Posted September 26, 2011 1:21 pm by with 0 comments

Tweet about this on TwitterShare on LinkedInShare on Google+Share on FacebookBuffer this page

In the “this is not a surprise but I still have to be reminded of it “ research category comes the latest findings by the Pew Research Center and the Knight Foundation called “How People Learn About Their Local Community“. In a nutshell, the study, which analyzes how people get their local information shows two rather distinct categories.

  • Young Internet consumers
  • Older “other media” consumers

While the lines blur in some areas it is pretty obvious that the digital divide is as much a function of age as it is economic. This first chart shows clearly the differences in how local information is taken in with regard to age group.

Once again, no real surprise but as a marketer in this era where you have equal parts those who have grown up on the Internet and those that have had it thrust upon them, it becomes critical to understand where different folks go for local data.

The rest of the report concentrates on breaking down different types of information and what outlets people use to get that information. This next chart shows where local TV coverage is the way to go. The categories where TV is the primary source for information tend to be the weightier ones of the day.

Turning our attention to what types of information are more Internet centric shows the lighter side of life.

Now a natural connection here would be that as people get older they pay attention to different things. That makes sense. What should be a shift we see in the next 20 or so years is the younger crowd turning their focus to more serious topics more (like politics) but still keeping the Internet as their primary vehicle for gathering this data.

We are living in a very transitional period of time with regard to information. Not since the advent of the television age has there been such a sea change with how information is disseminated. Many of today’s consumers (especially those with deep pockets due to their longer time in the work force) use what are being deemed more traditional methods of information consumption like TV and even, gulp, newspapers. It’s because of these consumption habits that it would be unwise for marketers to simply abandon “old school” media as a way to reach their markets.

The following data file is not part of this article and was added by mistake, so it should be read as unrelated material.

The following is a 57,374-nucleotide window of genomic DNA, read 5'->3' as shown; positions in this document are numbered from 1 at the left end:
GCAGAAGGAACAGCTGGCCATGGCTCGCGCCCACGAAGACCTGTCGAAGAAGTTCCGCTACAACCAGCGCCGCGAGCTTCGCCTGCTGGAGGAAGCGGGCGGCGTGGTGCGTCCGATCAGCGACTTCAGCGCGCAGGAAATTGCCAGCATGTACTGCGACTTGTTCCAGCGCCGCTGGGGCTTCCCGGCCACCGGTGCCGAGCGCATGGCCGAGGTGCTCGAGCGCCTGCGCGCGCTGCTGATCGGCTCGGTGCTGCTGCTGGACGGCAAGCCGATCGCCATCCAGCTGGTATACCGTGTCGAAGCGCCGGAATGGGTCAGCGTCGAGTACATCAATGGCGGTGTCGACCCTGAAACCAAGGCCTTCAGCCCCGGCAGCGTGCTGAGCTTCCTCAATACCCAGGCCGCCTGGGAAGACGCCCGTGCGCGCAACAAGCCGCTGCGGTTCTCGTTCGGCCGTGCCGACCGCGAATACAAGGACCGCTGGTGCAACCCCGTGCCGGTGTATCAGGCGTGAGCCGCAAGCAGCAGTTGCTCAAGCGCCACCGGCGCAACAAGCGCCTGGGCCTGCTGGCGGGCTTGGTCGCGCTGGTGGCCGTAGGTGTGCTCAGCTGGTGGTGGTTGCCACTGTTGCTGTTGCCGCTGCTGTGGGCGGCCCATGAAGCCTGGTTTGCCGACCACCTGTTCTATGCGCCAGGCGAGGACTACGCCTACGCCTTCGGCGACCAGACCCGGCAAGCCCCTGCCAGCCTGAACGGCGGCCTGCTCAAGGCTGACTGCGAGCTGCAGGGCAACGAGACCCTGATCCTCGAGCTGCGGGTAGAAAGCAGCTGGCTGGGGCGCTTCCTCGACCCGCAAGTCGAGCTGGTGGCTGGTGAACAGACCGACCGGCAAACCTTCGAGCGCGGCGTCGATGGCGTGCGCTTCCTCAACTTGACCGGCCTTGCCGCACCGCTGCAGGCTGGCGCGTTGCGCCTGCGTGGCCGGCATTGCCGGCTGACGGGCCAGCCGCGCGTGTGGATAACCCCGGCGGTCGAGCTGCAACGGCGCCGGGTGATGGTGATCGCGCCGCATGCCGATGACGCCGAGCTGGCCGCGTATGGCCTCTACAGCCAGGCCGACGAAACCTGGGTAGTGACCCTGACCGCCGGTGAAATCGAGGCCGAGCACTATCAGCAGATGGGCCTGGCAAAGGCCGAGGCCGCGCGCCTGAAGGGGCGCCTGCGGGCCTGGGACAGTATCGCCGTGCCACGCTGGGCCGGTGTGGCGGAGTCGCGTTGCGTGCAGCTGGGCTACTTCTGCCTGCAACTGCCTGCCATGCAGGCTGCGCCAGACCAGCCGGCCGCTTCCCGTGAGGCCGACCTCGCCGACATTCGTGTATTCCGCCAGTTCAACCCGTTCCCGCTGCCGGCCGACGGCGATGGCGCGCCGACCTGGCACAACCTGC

There will come a time, however, when that group has moved on (ok, let’s just say it, they will die off) and marketers will have a more streamlined approach because the vast majority of people will be of the Internet Age and will not be using these older forms of media (at least not as much).

So where does this leave a marketer? Today, it’s in a pickle because budgets have to be split in many directions to appease the different groups habits as to where they gather and retrieve local information. There will be some relief as traditional media gives way to a wider Internet audience but by that time who knows what the latest and greatest way to get information will be? There will be something that comes along that will make today’s Internet look archaic. I have no idea what that might be but if there is one thing we can all count on as marketers it’s change.

What’s your favorite way to consume local information? Do you use different mediums for different types of information? Let us know with your comments!